YouTube channels ranging from Machinima’s vast array of directors to our friends at the Yogscast have all demonstrated that live streaming and/or sharing gameplay videos is not only popular, but that it provides a form of entertainment that people can make a living from. More and more players are beginning to share videos with commentary via YouTube or live streaming through Twitch TV and we aren’t just talking about eSports competitions. Anyone can do it, provided you have the right video capture software and video editing skills.
So when Battlefield 3 debuted, a game that sells itself on its groundbreaking Frostbite 2 powered visuals, we were baffled when EA and developer DICE hosted a video competition for players… when the game and the Origin service it runs on don’t even support video capturing or sharing. That’s about to change in a very big way, not just for Origin-powered games, but for this year’s most anticipated title: Call of Duty: Black Ops 2.
For Origin users who’ve opted in for beta updates, EA has just announced that Twitch cross-functionality will be coming in a few days for users worldwide. For users not in the beta program, it’ll come shortly after that. With Origin, it’s as simple as this:
We’re proud to announce that Origin is partnering with Twitch, and today we’re launching phase one of this integration. With a few clicks of your mouse, you can now broadcast your gaming session live, directly to your Twitch channel, for gamers around the world to view. With the combined power of Origin and Twitch, it’s never been easier to take your own gameplay online, in real-time.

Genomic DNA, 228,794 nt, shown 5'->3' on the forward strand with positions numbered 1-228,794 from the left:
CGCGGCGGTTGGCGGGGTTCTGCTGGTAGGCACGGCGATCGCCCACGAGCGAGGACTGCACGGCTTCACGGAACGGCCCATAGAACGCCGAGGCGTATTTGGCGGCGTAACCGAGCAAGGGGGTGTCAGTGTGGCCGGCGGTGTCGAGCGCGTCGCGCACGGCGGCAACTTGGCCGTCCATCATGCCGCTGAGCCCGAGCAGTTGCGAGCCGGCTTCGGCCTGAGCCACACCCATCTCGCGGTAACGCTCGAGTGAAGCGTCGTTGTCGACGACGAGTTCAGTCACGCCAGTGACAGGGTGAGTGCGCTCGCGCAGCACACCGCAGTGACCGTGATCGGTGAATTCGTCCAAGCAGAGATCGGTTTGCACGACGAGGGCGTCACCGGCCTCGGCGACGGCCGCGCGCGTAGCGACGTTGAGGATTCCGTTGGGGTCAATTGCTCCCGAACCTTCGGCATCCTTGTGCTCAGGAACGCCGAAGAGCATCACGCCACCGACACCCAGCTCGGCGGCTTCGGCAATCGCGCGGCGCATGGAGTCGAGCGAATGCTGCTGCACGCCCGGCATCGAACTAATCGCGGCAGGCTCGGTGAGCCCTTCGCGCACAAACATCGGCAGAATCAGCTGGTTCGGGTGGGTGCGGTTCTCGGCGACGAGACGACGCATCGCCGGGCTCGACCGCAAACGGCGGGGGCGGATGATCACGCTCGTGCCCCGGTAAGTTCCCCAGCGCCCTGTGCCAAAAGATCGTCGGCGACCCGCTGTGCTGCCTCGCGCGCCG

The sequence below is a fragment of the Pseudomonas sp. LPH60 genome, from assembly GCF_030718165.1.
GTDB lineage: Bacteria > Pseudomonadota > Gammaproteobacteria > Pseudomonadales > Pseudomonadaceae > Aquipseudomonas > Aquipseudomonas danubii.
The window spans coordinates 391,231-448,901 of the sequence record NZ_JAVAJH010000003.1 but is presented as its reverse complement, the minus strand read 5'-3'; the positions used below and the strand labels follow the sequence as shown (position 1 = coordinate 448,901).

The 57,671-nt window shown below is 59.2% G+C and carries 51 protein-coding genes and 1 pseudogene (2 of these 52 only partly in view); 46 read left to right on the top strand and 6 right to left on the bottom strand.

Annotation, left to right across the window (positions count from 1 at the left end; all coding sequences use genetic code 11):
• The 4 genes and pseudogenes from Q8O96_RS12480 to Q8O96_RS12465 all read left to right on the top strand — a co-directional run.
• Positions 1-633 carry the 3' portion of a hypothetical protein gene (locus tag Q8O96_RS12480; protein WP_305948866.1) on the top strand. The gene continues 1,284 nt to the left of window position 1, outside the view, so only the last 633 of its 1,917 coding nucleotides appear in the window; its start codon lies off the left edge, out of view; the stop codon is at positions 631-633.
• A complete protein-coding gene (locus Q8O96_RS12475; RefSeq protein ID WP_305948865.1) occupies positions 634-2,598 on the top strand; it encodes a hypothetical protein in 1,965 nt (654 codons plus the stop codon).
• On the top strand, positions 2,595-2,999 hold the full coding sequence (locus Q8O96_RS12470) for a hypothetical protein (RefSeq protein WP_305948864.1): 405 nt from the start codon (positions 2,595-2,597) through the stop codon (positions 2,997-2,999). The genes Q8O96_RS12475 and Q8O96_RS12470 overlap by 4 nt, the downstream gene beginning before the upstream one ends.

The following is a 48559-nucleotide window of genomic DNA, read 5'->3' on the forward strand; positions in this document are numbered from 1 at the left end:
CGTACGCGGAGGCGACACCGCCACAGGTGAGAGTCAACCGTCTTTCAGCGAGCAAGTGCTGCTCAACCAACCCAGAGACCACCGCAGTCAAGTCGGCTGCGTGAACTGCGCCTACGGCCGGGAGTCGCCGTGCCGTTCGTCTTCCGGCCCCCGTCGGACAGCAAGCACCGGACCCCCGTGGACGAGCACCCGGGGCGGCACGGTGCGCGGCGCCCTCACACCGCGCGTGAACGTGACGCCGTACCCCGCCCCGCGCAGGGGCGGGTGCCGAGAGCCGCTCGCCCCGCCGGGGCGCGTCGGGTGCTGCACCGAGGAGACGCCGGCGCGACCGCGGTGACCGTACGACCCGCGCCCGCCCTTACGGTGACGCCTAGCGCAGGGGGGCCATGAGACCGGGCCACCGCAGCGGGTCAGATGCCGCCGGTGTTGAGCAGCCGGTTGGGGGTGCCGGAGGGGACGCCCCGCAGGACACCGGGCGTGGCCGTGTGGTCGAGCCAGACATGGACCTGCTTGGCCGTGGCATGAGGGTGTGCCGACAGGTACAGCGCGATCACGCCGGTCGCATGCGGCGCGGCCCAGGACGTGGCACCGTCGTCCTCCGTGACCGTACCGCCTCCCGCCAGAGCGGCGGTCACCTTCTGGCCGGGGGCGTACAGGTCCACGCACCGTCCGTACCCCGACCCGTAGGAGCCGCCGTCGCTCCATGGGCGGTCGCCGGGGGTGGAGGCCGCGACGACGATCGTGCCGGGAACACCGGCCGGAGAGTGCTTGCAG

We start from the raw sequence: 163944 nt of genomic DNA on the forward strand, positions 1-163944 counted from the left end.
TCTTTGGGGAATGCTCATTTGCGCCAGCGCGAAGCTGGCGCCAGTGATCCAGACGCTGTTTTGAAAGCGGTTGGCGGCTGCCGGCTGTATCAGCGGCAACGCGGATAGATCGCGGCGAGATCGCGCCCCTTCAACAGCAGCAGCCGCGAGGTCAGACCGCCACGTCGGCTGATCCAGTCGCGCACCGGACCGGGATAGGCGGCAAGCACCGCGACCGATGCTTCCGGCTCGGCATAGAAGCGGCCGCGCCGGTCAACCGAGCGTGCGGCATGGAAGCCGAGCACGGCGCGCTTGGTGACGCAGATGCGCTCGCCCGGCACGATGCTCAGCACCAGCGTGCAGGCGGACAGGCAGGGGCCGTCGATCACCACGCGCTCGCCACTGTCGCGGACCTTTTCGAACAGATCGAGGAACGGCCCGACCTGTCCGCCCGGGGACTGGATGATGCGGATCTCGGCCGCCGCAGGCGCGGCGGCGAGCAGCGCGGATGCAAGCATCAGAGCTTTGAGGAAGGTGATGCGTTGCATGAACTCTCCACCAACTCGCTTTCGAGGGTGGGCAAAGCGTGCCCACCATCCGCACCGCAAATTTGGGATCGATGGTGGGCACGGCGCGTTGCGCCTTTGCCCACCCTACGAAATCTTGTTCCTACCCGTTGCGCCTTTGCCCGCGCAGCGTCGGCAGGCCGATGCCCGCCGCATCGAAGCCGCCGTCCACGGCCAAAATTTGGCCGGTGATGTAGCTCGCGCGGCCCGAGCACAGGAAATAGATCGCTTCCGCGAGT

To start broadcasting, just start playing a game, then bring up Origin In Game by hitting Shift+F1 (or whatever keystroke you’ve chosen for your Origin In Game Hotkey). You’ll notice a camera icon has been added to the bottom of this screen.
Players can then login with their Twitch account, pick their volume levels and resolution, and stream away. Origin will also be adding support for Non-Origin games where players can add other titles to their library and stream from them as well. This may be one of the smartest and strategic decisions EA has made with the Origin service and their competition against the well-established Steam service which does not support video recording or sharing in any form.
As for EA’s competitor, Activision just announced today that Black Ops 2 – when it launches next week – will be the first game ever with built-in YouTube live streaming support. Players can share videos through the Call of Duty Elite service and their personal YouTube channels, and can include their webcam and audio commentary while playing.
Call of Duty Elite takes the live streaming experience even further, letting viewers on Elite see the player card of the user that is streaming. With just a couple clicks, viewers can dig deeper to see such information as class loadouts, recent match data, as well as career stats across supported Call of Duty® games on Elite.
Call of Duty: Black Ops II player live streams will be viewable on YouTube via web browsers, mobile and tablets through Call of Duty Elite as well as individual YouTube user channels.
Oddly enough, PC is not supported. Those players ironically, could use Origin instead.
This further enhances Treyarch’s big push towards eSports gaming, and with both EA Origins and Black Ops 2 making live streaming a mainstay feature of their services, expect gaming videos to expand in a major way. This type of social media and interactivity will help redefine marketing, developer interaction and community development.
Time for Valve’s Steam to get in the video game. Get it?
Are you going to broadcast your gaming?
Follow Rob on Twitter @rob_keyes.
Sources: EA, Activision